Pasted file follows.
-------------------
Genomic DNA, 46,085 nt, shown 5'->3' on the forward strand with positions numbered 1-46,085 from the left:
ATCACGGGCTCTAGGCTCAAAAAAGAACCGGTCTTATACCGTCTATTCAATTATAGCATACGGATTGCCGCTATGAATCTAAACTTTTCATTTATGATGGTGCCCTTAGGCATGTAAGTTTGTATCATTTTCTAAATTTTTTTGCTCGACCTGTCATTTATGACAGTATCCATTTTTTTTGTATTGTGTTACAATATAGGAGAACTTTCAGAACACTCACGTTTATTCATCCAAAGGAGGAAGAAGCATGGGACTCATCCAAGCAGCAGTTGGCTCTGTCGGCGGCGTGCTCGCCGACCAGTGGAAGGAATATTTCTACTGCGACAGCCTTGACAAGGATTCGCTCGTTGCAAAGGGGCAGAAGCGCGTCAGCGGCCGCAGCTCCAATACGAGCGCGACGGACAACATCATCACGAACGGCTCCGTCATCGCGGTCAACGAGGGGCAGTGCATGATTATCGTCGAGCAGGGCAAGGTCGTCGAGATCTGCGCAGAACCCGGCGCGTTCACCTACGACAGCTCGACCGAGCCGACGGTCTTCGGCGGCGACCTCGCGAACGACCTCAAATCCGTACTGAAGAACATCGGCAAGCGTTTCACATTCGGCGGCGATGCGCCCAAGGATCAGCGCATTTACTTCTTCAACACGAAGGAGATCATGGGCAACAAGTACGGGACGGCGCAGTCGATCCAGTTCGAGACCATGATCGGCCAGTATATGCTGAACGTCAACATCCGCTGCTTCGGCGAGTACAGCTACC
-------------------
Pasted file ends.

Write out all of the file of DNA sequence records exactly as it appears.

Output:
Genomic DNA, 46,085 nt, shown 5'->3' on the forward strand with positions numbered 1-46,085 from the left:
ATCACGGGCTCTAGGCTCAAAAAAGAACCGGTCTTATACCGTCTATTCAATTATAGCATACGGATTGCCGCTATGAATCTAAACTTTTCATTTATGATGGTGCCCTTAGGCATGTAAGTTTGTATCATTTTCTAAATTTTTTTGCTCGACCTGTCATTTATGACAGTATCCATTTTTTTTGTATTGTGTTACAATATAGGAGAACTTTCAGAACACTCACGTTTATTCATCCAAAGGAGGAAGAAGCATGGGACTCATCCAAGCAGCAGTTGGCTCTGTCGGCGGCGTGCTCGCCGACCAGTGGAAGGAATATTTCTACTGCGACAGCCTTGACAAGGATTCGCTCGTTGCAAAGGGGCAGAAGCGCGTCAGCGGCCGCAGCTCCAATACGAGCGCGACGGACAACATCATCACGAACGGCTCCGTCATCGCGGTCAACGAGGGGCAGTGCATGATTATCGTCGAGCAGGGCAAGGTCGTCGAGATCTGCGCAGAACCCGGCGCGTTCACCTACGACAGCTCGACCGAGCCGACGGTCTTCGGCGGCGACCTCGCGAACGACCTCAAATCCGTACTGAAGAACATCGGCAAGCGTTTCACATTCGGCGGCGATGCGCCCAAGGATCAGCGCATTTACTTCTTCAACACGAAGGAGATCATGGGCAACAAGTACGGGACGGCGCAGTCGATCCAGTTCGAGACCATGATCGGCCAGTATATGCTGAACGTCAACATCCGCTGCTTCGGCGAGTACAGCTACC